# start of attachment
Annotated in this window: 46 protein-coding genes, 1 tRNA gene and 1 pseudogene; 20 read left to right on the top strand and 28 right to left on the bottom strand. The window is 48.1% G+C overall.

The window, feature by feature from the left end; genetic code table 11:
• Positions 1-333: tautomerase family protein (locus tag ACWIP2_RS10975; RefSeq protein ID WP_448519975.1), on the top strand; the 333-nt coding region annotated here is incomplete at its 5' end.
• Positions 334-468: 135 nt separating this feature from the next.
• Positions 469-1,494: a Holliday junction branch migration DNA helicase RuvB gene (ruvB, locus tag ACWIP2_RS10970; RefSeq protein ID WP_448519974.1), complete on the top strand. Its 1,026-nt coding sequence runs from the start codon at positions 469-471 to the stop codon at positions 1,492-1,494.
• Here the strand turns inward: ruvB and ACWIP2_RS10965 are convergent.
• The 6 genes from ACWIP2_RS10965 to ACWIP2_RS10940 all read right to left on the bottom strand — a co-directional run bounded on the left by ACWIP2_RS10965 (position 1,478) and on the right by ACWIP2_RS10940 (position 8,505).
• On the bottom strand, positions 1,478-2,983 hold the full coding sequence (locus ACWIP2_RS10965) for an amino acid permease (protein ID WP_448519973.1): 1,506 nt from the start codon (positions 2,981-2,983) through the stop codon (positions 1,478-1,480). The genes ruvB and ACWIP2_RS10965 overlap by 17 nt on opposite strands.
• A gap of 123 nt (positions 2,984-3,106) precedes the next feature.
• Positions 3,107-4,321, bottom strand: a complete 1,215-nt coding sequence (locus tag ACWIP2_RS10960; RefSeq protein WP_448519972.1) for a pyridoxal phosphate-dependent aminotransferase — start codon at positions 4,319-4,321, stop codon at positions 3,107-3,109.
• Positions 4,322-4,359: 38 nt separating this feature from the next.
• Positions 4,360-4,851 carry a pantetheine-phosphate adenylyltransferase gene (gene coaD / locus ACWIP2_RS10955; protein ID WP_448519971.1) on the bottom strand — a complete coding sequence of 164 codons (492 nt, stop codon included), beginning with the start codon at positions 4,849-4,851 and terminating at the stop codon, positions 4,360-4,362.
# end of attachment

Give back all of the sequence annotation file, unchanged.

Annotated in this window: 46 protein-coding genes, 1 tRNA gene and 1 pseudogene; 20 read left to right on the top strand and 28 right to left on the bottom strand. The window is 48.1% G+C overall.

The window, feature by feature from the left end; genetic code table 11:
• Positions 1-333: tautomerase family protein (locus tag ACWIP2_RS10975; RefSeq protein ID WP_448519975.1), on the top strand; the 333-nt coding region annotated here is incomplete at its 5' end.
• Positions 334-468: 135 nt separating this feature from the next.
• Positions 469-1,494: a Holliday junction branch migration DNA helicase RuvB gene (ruvB, locus tag ACWIP2_RS10970; RefSeq protein ID WP_448519974.1), complete on the top strand. Its 1,026-nt coding sequence runs from the start codon at positions 469-471 to the stop codon at positions 1,492-1,494.
• Here the strand turns inward: ruvB and ACWIP2_RS10965 are convergent.
• The 6 genes from ACWIP2_RS10965 to ACWIP2_RS10940 all read right to left on the bottom strand — a co-directional run bounded on the left by ACWIP2_RS10965 (position 1,478) and on the right by ACWIP2_RS10940 (position 8,505).
• On the bottom strand, positions 1,478-2,983 hold the full coding sequence (locus ACWIP2_RS10965) for an amino acid permease (protein ID WP_448519973.1): 1,506 nt from the start codon (positions 2,981-2,983) through the stop codon (positions 1,478-1,480). The genes ruvB and ACWIP2_RS10965 overlap by 17 nt on opposite strands.
• A gap of 123 nt (positions 2,984-3,106) precedes the next feature.
• Positions 3,107-4,321, bottom strand: a complete 1,215-nt coding sequence (locus tag ACWIP2_RS10960; RefSeq protein WP_448519972.1) for a pyridoxal phosphate-dependent aminotransferase — start codon at positions 4,319-4,321, stop codon at positions 3,107-3,109.
• Positions 4,322-4,359: 38 nt separating this feature from the next.
• Positions 4,360-4,851 carry a pantetheine-phosphate adenylyltransferase gene (gene coaD / locus ACWIP2_RS10955; protein ID WP_448519971.1) on the bottom strand — a complete coding sequence of 164 codons (492 nt, stop codon included), beginning with the start codon at positions 4,849-4,851 and terminating at the stop codon, positions 4,360-4,362.